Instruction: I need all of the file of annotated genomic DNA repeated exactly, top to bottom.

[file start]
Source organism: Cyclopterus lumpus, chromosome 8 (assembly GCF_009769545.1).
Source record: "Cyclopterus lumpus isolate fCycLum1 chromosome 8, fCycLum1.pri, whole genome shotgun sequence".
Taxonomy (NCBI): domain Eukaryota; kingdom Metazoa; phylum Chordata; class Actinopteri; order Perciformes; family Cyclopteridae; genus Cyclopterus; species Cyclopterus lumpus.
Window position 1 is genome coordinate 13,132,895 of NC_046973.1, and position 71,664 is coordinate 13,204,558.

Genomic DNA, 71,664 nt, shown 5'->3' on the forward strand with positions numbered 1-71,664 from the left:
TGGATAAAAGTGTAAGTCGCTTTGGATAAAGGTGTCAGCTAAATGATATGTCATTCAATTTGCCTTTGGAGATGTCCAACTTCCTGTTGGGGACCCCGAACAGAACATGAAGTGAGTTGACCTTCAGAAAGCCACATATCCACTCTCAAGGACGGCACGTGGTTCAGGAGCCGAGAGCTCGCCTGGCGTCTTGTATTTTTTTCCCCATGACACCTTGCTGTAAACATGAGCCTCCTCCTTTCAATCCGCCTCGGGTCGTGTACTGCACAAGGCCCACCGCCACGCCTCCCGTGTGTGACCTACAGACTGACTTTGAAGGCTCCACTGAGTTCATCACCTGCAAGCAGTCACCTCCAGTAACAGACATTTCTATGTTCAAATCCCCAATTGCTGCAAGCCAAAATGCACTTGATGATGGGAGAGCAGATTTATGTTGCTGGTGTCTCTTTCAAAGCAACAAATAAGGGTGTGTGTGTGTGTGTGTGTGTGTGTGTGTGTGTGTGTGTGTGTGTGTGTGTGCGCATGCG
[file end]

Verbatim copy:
Source organism: Cyclopterus lumpus, chromosome 8 (assembly GCF_009769545.1).
Source record: "Cyclopterus lumpus isolate fCycLum1 chromosome 8, fCycLum1.pri, whole genome shotgun sequence".
Taxonomy (NCBI): domain Eukaryota; kingdom Metazoa; phylum Chordata; class Actinopteri; order Perciformes; family Cyclopteridae; genus Cyclopterus; species Cyclopterus lumpus.
Window position 1 is genome coordinate 13,132,895 of NC_046973.1, and position 71,664 is coordinate 13,204,558.

Genomic DNA, 71,664 nt, shown 5'->3' on the forward strand with positions numbered 1-71,664 from the left:
TGGATAAAAGTGTAAGTCGCTTTGGATAAAGGTGTCAGCTAAATGATATGTCATTCAATTTGCCTTTGGAGATGTCCAACTTCCTGTTGGGGACCCCGAACAGAACATGAAGTGAGTTGACCTTCAGAAAGCCACATATCCACTCTCAAGGACGGCACGTGGTTCAGGAGCCGAGAGCTCGCCTGGCGTCTTGTATTTTTTTCCCCATGACACCTTGCTGTAAACATGAGCCTCCTCCTTTCAATCCGCCTCGGGTCGTGTACTGCACAAGGCCCACCGCCACGCCTCCCGTGTGTGACCTACAGACTGACTTTGAAGGCTCCACTGAGTTCATCACCTGCAAGCAGTCACCTCCAGTAACAGACATTTCTATGTTCAAATCCCCAATTGCTGCAAGCCAAAATGCACTTGATGATGGGAGAGCAGATTTATGTTGCTGGTGTCTCTTTCAAAGCAACAAATAAGGGTGTGTGTGTGTGTGTGTGTGTGTGTGTGTGTGTGTGTGTGTGTGTGTGTGTGCGCATGCG